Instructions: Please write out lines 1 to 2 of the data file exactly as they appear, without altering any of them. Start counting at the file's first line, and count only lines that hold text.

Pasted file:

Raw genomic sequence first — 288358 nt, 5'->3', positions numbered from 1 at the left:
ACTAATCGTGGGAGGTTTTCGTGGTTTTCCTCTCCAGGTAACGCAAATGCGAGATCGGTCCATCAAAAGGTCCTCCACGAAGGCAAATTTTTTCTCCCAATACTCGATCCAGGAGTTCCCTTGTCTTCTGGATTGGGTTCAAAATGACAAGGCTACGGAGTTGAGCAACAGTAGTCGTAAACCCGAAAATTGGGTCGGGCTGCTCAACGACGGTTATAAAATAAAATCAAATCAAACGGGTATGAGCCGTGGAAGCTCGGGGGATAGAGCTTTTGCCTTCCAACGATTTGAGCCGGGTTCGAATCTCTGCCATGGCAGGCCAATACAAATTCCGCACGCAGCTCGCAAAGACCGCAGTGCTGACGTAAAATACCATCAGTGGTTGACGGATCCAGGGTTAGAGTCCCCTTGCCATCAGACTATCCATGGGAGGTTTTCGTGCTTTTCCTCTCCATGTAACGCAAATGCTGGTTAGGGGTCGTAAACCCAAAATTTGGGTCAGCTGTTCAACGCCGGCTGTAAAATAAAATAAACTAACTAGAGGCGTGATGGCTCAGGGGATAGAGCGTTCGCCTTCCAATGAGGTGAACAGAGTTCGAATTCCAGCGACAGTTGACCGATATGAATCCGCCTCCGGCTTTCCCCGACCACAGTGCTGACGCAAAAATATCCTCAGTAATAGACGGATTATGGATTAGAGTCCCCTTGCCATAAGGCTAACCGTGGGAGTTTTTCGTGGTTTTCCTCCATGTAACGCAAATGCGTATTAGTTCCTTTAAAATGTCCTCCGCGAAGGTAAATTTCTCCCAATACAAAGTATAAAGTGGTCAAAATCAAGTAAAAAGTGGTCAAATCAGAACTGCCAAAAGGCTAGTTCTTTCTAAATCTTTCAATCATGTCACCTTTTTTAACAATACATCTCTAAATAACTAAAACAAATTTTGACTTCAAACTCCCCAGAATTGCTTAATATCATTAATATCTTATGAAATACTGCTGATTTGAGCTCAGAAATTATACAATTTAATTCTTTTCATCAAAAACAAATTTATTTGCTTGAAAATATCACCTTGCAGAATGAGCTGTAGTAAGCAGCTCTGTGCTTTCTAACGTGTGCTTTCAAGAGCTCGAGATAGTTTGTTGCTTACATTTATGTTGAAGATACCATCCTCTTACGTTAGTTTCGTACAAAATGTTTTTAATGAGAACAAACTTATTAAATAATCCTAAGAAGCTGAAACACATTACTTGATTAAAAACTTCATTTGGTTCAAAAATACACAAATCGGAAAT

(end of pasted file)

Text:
Raw genomic sequence first — 288358 nt, 5'->3', positions numbered from 1 at the left:
ACTAATCGTGGGAGGTTTTCGTGGTTTTCCTCTCCAGGTAACGCAAATGCGAGATCGGTCCATCAAAAGGTCCTCCACGAAGGCAAATTTTTTCTCCCAATACTCGATCCAGGAGTTCCCTTGTCTTCTGGATTGGGTTCAAAATGACAAGGCTACGGAGTTGAGCAACAGTAGTCGTAAACCCGAAAATTGGGTCGGGCTGCTCAACGACGGTTATAAAATAAAATCAAATCAAACGGGTATGAGCCGTGGAAGCTCGGGGGATAGAGCTTTTGCCTTCCAACGATTTGAGCCGGGTTCGAATCTCTGCCATGGCAGGCCAATACAAATTCCGCACGCAGCTCGCAAAGACCGCAGTGCTGACGTAAAATACCATCAGTGGTTGACGGATCCAGGGTTAGAGTCCCCTTGCCATCAGACTATCCATGGGAGGTTTTCGTGCTTTTCCTCTCCATGTAACGCAAATGCTGGTTAGGGGTCGTAAACCCAAAATTTGGGTCAGCTGTTCAACGCCGGCTGTAAAATAAAATAAACTAACTAGAGGCGTGATGGCTCAGGGGATAGAGCGTTCGCCTTCCAATGAGGTGAACAGAGTTCGAATTCCAGCGACAGTTGACCGATATGAATCCGCCTCCGGCTTTCCCCGACCACAGTGCTGACGCAAAAATATCCTCAGTAATAGACGGATTATGGATTAGAGTCCCCTTGCCATAAGGCTAACCGTGGGAGTTTTTCGTGGTTTTCCTCCATGTAACGCAAATGCGTATTAGTTCCTTTAAAATGTCCTCCGCGAAGGTAAATTTCTCCCAATACAAAGTATAAAGTGGTCAAAATCAAGTAAAAAGTGGTCAAATCAGAACTGCCAAAAGGCTAGTTCTTTCTAAATCTTTCAATCATGTCACCTTTTTTAACAATACATCTCTAAATAACTAAAACAAATTTTGACTTCAAACTCCCCAGAATTGCTTAATATCATTAATATCTTATGAAATACTGCTGATTTGAGCTCAGAAATTATACAATTTAATTCTTTTCATCAAAAACAAATTTATTTGCTTGAAAATATCACCTTGCAGAATGAGCTGTAGTAAGCAGCTCTGTGCTTTCTAACGTGTGCTTTCAAGAGCTCGAGATAGTTTGTTGCTTACATTTATGTTGAAGATACCATCCTCTTACGTTAGTTTCGTACAAAATGTTTTTAATGAGAACAAACTTATTAAATAATCCTAAGAAGCTGAAACACATTACTTGATTAAAAACTTCATTTGGTTCAAAAATACACAAATCGGAAAT